Yes, there is a spike in COVID-19 cases among children. However, data continues to show that it is rare for kids who've contracted the virus to be hospitalized or die from it. Experts say there isn't enough information yet to determine whether the Delta variant is more dangerous to children. Read more.

But with kids back in school and COVID vaccines not yet available to children under 12, schools can be at a higher risk for transmissions. Therefore, the CDC recommends universal indoor masking for all teachers, staff, students and visitors to schools, regardless of vaccination status.

I'm fully vaccinated. Should I wear a mask? How can I protect myself and loved ones from the Delta variant?

Yes, you should "continue to wear a mask where required by laws, rules, regulations or local guidance," according to the CDC. 

And if you are in what the CDC calls "an area of substantial or high transmission," which includes almost all of Georgia, you should wear a mask in public indoor settings in order to maximize protection from the Delta variant and prevent possibly spreading it to others.

The CDC also says that you may choose to wear a mask if you are immunocompromised or at increased risk for severe disease, or if someone in your household falls under those categories or isn't fully vaccinated.

Should fully vaccinated people get tested for COVID?

Yes. The recently updated CDC guidelines recommend that if you come into close contact with "someone with suspected or confirmed COVID-19," you should get tested three to five days after exposure and wear a mask indoor while in public for 14 days or until you receive a negative test result.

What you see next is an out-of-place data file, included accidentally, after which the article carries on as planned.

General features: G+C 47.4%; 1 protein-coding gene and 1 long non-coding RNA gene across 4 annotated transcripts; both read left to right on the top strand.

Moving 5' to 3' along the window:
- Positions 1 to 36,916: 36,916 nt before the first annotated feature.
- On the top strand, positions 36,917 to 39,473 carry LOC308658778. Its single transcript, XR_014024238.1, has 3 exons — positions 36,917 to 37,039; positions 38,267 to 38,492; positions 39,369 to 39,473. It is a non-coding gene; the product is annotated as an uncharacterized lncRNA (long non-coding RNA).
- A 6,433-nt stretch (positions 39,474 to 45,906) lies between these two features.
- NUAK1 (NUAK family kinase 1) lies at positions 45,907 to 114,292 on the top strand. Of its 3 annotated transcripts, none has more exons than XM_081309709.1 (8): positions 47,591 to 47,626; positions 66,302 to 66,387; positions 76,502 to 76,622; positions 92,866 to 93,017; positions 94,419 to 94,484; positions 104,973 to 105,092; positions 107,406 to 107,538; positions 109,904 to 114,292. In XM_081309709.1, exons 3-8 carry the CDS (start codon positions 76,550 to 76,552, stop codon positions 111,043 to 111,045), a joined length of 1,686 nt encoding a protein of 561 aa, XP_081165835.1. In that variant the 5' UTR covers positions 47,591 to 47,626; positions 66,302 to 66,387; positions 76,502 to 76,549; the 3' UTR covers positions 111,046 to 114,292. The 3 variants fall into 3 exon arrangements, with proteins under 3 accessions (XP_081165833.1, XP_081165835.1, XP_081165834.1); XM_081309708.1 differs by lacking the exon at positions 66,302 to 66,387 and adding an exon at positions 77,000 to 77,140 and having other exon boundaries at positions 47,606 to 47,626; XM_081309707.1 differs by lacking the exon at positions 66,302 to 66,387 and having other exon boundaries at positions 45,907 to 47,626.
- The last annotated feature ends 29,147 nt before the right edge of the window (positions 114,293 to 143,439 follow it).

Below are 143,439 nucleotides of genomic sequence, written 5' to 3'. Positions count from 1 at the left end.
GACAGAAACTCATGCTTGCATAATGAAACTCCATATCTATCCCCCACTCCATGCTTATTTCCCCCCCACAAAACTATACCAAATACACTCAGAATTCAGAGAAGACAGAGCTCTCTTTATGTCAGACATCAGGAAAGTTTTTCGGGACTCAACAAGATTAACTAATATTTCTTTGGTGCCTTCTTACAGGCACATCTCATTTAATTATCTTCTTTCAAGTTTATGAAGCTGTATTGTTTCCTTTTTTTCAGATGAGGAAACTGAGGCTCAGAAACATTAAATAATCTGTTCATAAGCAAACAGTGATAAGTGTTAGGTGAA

Where can I get tested for COVID in metro Atlanta and Georgia?

You can get tested for free with or without insurance at a public or commercial testing site near you, select pharmacies such as CVS and Walgreens or your doctor's office.

Where can I get vaccinated?

Health experts recommend anyone who's eligible to get vaccinated against COVID. We've compiled a list of public vaccination sites here. You can also visit pharmacies that are administering the shots or a doctor's office.

RELATED: LIST | Where public vaccine sites are still active around Atlanta

Can employers require employees to get vaccinated against COVID? What about businesses? Can they require patrons to provide proof of vaccination in order to receive service?

Yes, they can ask for proof of vaccination, without violating your HIPAA rights, but it's more complicated than that. 

A decision from the Equal Employment Opportunity Commission (EEOC) ruled that all private employers can legally order their employees to get fully vaccinated against COVID-19 unless the worker has a religious or medical exemption. And in June, a federal court ruling upheld that decision. 

Legal expert Page Pate said employers and businesses cannot discriminate against you based on race, sex, religion and medical disability, but vaccinations are not on that list. 

However, whether an employer may require or mandate COVID-19 vaccination is also "a matter of state or other applicable law," according to the CDC. And the U.S. Department of Health and Human Services says you're not obligated to say you're vaccinated or not.

Right now, Georgia does not have a government vaccine mandate. The state law, however, empowers the health department to issue a vaccine mandate. If that happens during a pandemic, only medical exemptions will be allowed, and it will require a note from a doctor to get you the exemption in that case.

Visit the 11Alive COVID-19 vaccine access section for more resources and information.